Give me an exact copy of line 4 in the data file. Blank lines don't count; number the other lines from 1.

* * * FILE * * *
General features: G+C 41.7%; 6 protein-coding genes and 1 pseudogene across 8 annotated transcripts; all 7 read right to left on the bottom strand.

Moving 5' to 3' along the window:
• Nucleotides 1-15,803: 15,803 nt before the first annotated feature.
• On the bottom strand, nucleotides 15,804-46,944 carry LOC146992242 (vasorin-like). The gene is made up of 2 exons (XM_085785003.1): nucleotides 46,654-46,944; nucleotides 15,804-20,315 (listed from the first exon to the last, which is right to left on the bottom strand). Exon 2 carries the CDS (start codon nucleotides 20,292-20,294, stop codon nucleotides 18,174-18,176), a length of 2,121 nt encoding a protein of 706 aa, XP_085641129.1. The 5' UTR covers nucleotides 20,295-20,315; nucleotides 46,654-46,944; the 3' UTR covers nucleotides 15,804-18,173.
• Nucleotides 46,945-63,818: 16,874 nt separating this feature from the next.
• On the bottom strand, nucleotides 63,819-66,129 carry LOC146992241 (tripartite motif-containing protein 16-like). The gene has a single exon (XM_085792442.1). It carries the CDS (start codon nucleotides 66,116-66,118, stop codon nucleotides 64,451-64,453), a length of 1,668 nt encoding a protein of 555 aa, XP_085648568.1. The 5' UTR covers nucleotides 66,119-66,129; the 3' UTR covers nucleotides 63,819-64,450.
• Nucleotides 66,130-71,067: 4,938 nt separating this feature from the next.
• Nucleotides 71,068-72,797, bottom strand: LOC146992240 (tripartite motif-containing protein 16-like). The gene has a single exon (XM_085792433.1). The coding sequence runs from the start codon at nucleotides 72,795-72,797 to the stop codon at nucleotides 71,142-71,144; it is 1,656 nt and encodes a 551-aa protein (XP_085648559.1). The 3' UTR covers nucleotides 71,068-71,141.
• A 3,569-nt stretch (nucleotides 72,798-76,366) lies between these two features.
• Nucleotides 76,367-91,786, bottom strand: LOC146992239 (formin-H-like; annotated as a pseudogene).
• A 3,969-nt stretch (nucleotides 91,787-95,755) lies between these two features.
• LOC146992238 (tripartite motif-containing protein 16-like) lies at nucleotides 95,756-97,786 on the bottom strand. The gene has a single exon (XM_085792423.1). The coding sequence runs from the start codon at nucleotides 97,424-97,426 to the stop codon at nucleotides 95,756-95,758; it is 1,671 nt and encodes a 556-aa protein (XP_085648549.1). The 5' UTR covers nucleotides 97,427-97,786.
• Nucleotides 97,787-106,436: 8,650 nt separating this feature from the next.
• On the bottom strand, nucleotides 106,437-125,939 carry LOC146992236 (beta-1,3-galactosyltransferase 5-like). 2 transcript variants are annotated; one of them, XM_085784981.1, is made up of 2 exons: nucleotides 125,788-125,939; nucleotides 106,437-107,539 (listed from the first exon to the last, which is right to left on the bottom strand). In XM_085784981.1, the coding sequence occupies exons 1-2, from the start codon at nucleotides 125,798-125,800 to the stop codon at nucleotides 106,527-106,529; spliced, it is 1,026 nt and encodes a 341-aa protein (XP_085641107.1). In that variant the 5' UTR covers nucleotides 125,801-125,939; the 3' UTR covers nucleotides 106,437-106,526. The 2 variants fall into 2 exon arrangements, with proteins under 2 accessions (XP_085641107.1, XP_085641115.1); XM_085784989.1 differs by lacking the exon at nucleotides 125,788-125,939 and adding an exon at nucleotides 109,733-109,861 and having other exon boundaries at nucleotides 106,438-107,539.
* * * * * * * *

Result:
• On the bottom strand, nucleotides 15,804-46,944 carry LOC146992242 (vasorin-like). The gene is made up of 2 exons (XM_085785003.1): nucleotides 46,654-46,944; nucleotides 15,804-20,315 (listed from the first exon to the last, which is right to left on the bottom strand). Exon 2 carries the CDS (start codon nucleotides 20,292-20,294, stop codon nucleotides 18,174-18,176), a length of 2,121 nt encoding a protein of 706 aa, XP_085641129.1. The 5' UTR covers nucleotides 20,295-20,315; nucleotides 46,654-46,944; the 3' UTR covers nucleotides 15,804-18,173.